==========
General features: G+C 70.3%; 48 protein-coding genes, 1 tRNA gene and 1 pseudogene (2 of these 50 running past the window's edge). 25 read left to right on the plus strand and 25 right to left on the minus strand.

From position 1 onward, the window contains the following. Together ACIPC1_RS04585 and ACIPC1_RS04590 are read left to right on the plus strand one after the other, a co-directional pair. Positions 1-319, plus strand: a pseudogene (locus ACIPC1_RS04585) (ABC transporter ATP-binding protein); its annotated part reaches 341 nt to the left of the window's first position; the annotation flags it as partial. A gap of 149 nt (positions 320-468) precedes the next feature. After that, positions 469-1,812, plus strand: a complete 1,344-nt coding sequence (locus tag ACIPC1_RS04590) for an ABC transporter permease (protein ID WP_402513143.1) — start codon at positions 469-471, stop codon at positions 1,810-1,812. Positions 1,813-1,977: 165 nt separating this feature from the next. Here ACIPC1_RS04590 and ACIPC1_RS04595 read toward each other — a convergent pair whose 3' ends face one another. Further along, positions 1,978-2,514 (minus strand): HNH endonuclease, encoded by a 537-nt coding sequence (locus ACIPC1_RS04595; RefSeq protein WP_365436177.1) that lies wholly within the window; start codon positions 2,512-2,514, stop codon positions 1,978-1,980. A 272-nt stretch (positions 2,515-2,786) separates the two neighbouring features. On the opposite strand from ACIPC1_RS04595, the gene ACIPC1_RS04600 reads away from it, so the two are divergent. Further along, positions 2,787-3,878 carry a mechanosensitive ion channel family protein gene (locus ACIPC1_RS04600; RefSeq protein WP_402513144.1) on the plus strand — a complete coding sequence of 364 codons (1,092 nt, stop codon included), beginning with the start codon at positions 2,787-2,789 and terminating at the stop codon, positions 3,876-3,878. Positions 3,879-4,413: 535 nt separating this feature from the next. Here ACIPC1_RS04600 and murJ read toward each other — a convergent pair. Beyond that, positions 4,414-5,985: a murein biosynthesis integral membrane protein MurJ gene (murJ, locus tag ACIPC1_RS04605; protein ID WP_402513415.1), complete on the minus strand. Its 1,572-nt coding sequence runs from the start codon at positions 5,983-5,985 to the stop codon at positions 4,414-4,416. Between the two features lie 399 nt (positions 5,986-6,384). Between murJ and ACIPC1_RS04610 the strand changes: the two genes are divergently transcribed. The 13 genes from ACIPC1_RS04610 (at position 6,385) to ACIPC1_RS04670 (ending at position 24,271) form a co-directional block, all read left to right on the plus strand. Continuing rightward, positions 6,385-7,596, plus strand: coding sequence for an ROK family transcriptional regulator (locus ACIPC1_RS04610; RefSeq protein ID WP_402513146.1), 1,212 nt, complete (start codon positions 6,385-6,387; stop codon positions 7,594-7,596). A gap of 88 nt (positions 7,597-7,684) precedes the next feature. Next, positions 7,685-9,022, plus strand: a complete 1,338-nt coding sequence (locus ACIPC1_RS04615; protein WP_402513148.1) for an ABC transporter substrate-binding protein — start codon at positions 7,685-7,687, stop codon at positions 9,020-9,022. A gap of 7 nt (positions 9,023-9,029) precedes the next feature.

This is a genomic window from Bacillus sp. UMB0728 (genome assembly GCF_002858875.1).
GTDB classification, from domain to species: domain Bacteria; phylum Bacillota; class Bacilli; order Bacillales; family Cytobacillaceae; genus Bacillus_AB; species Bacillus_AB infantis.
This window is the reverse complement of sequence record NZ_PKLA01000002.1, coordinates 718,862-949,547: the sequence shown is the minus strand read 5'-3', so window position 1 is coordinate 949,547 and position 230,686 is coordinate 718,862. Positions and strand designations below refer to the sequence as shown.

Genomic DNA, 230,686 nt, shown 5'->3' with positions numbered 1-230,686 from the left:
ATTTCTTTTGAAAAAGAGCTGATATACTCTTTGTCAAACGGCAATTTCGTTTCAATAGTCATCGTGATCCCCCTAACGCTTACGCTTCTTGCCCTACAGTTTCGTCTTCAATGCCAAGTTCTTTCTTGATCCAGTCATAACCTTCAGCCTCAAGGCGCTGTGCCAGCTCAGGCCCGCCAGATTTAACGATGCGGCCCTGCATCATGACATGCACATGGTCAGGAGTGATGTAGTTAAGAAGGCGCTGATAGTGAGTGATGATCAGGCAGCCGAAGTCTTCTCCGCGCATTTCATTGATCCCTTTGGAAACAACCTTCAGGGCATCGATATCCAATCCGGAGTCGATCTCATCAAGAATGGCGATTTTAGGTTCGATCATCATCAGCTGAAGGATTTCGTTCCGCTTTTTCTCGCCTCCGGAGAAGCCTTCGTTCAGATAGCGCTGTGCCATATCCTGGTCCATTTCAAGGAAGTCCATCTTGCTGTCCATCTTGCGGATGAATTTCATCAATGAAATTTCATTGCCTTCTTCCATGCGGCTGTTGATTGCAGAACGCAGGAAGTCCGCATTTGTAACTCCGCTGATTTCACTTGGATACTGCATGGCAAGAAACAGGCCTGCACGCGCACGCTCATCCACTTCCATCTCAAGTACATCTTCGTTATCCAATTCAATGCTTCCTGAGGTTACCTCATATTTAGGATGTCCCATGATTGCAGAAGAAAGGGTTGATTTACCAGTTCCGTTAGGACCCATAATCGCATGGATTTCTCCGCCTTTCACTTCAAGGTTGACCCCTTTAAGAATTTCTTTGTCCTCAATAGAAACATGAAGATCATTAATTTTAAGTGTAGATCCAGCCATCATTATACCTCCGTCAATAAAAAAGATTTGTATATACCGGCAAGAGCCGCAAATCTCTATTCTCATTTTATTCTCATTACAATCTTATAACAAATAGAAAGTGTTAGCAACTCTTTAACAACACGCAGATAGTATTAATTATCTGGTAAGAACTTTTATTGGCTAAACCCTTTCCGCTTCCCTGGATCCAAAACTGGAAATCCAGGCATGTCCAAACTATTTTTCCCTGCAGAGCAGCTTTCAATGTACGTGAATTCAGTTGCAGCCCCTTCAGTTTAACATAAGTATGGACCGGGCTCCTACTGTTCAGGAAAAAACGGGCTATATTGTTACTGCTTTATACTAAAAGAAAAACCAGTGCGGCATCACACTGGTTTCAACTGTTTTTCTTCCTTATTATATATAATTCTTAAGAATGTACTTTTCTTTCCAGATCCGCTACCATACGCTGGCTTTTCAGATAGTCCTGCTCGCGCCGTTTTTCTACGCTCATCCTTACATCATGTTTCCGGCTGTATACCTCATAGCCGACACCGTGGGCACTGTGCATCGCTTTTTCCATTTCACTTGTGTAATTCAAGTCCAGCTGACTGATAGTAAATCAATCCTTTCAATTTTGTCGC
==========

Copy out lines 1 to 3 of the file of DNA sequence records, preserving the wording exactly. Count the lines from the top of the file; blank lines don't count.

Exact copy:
General features: G+C 70.3%; 48 protein-coding genes, 1 tRNA gene and 1 pseudogene (2 of these 50 running past the window's edge). 25 read left to right on the plus strand and 25 right to left on the minus strand.

From position 1 onward, the window contains the following. Together ACIPC1_RS04585 and ACIPC1_RS04590 are read left to right on the plus strand one after the other, a co-directional pair. Positions 1-319, plus strand: a pseudogene (locus ACIPC1_RS04585) (ABC transporter ATP-binding protein); its annotated part reaches 341 nt to the left of the window's first position; the annotation flags it as partial. A gap of 149 nt (positions 320-468) precedes the next feature. After that, positions 469-1,812, plus strand: a complete 1,344-nt coding sequence (locus tag ACIPC1_RS04590) for an ABC transporter permease (protein ID WP_402513143.1) — start codon at positions 469-471, stop codon at positions 1,810-1,812. Positions 1,813-1,977: 165 nt separating this feature from the next. Here ACIPC1_RS04590 and ACIPC1_RS04595 read toward each other — a convergent pair whose 3' ends face one another. Further along, positions 1,978-2,514 (minus strand): HNH endonuclease, encoded by a 537-nt coding sequence (locus ACIPC1_RS04595; RefSeq protein WP_365436177.1) that lies wholly within the window; start codon positions 2,512-2,514, stop codon positions 1,978-1,980. A 272-nt stretch (positions 2,515-2,786) separates the two neighbouring features. On the opposite strand from ACIPC1_RS04595, the gene ACIPC1_RS04600 reads away from it, so the two are divergent. Further along, positions 2,787-3,878 carry a mechanosensitive ion channel family protein gene (locus ACIPC1_RS04600; RefSeq protein WP_402513144.1) on the plus strand — a complete coding sequence of 364 codons (1,092 nt, stop codon included), beginning with the start codon at positions 2,787-2,789 and terminating at the stop codon, positions 3,876-3,878. Positions 3,879-4,413: 535 nt separating this feature from the next. Here ACIPC1_RS04600 and murJ read toward each other — a convergent pair. Beyond that, positions 4,414-5,985: a murein biosynthesis integral membrane protein MurJ gene (murJ, locus tag ACIPC1_RS04605; protein ID WP_402513415.1), complete on the minus strand. Its 1,572-nt coding sequence runs from the start codon at positions 5,983-5,985 to the stop codon at positions 4,414-4,416. Between the two features lie 399 nt (positions 5,986-6,384). Between murJ and ACIPC1_RS04610 the strand changes: the two genes are divergently transcribed. The 13 genes from ACIPC1_RS04610 (at position 6,385) to ACIPC1_RS04670 (ending at position 24,271) form a co-directional block, all read left to right on the plus strand. Continuing rightward, positions 6,385-7,596, plus strand: coding sequence for an ROK family transcriptional regulator (locus ACIPC1_RS04610; RefSeq protein ID WP_402513146.1), 1,212 nt, complete (start codon positions 6,385-6,387; stop codon positions 7,594-7,596). A gap of 88 nt (positions 7,597-7,684) precedes the next feature. Next, positions 7,685-9,022, plus strand: a complete 1,338-nt coding sequence (locus ACIPC1_RS04615; protein WP_402513148.1) for an ABC transporter substrate-binding protein — start codon at positions 7,685-7,687, stop codon at positions 9,020-9,022. A gap of 7 nt (positions 9,023-9,029) precedes the next feature.

This is a genomic window from Bacillus sp. UMB0728 (genome assembly GCF_002858875.1).